“It was five months after the declaration of Martial Law. If the military had the Philippine Military Academy (PMA) as their school for their officers, maybe there ought to be a development-oriented academy for the civilian bureaucracy. There was a lot of thinking and talk about development, the need for a generation of leaders with new development perspectives, and the need for new technologies to support development programs. Dr. Corpuz suggested the creation of an institution to provide all these. The idea captured the interest of Chairman Virata and both of them agreed to work for its realization…

“And so on May 11, 1973, DBP Chairman Leonides S. Virata, National Economic and Development Authority (NEDA) Director-General Gerardo P. Sicat, Social Security System (SSS) Administrator Gilberto Teodoro, Central Bank of the Philippines Governor Gregorio S. Licaros, Government Service Insurance System (GSIS) President and General-Manager Roman Cruz, Jr., and Philippine National Bank (PNB) President Panfilo O. Domingo signed a Memorandum of Agreement (MOA) wherein they agreed to establish the Development Academy of the Philippines (DAP) as their joint project.

“The aforementioned GFIs, which eventually became the Founding Institutions of DAP, agreed that: 1) they would participate in the governance of the DAP, as well as provide annual financial contributions for the initial operations of DAP, and create a DAP Endowment Fund; 2) DBP would complete the construction of the training center in Tagaytay and make available to the DAP the full use of the said facility (which later on was donated to DAP); 3) NEDA would make available to DAP the use of the equipment, facilities/budgetary, and other resources of its Productivity and Development Center (PDC) and transfer to DAP the functions of PDC, including its role as the implementing agency of the Asian Productivity Organization (APO) for the Philippines.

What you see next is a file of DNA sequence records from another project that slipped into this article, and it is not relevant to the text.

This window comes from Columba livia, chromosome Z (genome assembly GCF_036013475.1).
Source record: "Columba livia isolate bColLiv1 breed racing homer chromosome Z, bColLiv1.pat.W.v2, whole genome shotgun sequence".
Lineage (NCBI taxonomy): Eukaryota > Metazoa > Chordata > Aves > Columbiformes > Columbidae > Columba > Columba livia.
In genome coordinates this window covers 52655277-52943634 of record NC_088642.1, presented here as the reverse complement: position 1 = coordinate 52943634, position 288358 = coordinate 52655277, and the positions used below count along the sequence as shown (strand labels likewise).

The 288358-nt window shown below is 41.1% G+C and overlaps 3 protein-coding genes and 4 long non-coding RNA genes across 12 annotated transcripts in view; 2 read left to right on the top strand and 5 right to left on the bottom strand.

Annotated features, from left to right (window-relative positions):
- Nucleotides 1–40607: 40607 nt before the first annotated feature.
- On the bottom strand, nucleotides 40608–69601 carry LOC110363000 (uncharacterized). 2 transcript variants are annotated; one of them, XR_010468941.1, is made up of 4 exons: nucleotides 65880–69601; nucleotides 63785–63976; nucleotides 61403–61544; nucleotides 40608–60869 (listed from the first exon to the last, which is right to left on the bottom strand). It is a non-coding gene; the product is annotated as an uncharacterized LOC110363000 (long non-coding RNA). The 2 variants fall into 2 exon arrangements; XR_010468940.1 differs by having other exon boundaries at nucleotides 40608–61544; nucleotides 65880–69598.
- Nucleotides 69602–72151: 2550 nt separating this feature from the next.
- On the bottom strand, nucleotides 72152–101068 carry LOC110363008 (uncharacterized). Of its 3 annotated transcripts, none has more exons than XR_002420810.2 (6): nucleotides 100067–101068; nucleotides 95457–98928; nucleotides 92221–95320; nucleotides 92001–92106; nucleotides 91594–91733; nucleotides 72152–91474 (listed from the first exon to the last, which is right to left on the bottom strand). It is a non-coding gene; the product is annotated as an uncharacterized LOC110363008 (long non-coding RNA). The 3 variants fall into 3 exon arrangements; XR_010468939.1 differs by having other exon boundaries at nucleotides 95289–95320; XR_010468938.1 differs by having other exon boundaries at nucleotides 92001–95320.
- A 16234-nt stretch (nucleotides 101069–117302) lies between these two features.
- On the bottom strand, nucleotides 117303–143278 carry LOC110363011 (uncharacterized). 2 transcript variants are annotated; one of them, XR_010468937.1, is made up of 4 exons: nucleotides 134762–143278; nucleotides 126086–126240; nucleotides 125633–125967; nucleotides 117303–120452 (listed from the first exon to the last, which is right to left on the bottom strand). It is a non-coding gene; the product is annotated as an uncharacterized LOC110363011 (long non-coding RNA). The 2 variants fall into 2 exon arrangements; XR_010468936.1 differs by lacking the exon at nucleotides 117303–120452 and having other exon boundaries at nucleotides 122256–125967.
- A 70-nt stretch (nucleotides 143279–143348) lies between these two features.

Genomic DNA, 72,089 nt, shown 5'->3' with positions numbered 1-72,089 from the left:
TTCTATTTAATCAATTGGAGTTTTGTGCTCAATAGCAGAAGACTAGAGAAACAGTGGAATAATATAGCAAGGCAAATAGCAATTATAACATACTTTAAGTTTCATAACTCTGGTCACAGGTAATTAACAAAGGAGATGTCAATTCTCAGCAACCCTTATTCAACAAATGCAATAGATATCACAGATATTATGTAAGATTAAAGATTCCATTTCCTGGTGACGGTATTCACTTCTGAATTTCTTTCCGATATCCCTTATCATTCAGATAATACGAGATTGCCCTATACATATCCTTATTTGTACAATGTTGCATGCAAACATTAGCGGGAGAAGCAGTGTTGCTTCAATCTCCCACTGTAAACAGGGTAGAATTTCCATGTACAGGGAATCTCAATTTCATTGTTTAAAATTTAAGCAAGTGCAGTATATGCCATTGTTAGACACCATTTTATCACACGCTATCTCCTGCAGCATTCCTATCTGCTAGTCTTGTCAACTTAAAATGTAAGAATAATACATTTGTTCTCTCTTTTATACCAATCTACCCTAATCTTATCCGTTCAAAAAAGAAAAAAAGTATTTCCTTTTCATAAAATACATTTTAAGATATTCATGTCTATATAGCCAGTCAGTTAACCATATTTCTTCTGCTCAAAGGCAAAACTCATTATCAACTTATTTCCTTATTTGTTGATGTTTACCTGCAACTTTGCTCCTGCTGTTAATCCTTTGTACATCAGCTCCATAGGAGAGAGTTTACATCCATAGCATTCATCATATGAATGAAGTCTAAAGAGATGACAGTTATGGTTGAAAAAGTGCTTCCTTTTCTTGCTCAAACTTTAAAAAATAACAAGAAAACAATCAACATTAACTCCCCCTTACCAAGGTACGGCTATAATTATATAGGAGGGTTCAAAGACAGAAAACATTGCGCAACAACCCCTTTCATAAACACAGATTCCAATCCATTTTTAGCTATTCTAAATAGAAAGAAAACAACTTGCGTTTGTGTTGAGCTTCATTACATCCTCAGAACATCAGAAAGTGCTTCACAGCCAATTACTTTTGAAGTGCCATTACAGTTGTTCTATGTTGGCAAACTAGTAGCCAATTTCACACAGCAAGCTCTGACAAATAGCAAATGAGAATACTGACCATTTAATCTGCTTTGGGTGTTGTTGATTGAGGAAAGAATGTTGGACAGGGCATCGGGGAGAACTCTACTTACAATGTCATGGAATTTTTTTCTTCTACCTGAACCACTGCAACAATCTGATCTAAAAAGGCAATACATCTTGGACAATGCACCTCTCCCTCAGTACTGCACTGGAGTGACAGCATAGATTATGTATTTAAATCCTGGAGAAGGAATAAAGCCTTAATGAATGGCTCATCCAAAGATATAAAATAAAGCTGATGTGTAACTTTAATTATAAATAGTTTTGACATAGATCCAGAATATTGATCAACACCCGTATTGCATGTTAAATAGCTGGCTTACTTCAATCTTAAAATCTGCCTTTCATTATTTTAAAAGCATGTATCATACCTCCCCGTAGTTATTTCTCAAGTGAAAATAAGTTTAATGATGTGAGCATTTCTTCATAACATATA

“With this, the proponents of the establishment of the DAP went to see the President of the Philippines who, after having seen the value of the idea, signed and issued Presidential Decree No. 205 on June 7, 1973 formally creating the DAP.”

Note that the historical article—in keeping with the half-truth policy that has prevailed in our country when it comes to Ferdinand Marcos—does not mention his name at all.


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  1. Who’s who ( the brains) behind the Development Academy of the Philippines disclosed a lot of what had constructively transpired during the tenure of then President Ferdinand Marcos and his cabinet members which tis administration think they can lie ad get credit for it creations.

  2. Dominador D. Canastra on

    This editorial shows that The Manila Times is not blind to the good things that happen in the Aquino administration. When I saw the headline I thought President Aquino, Secretary Abad and their collaborators had finally gained control of this, the most truthful and objective daily in the Philippines.

    • You have misunderstood what the editorial says, Development Academy of the Philippines was formed, and constructed in 1973 , by the cabinet members (the brains behind it) of then President Marcos, not by President Aquino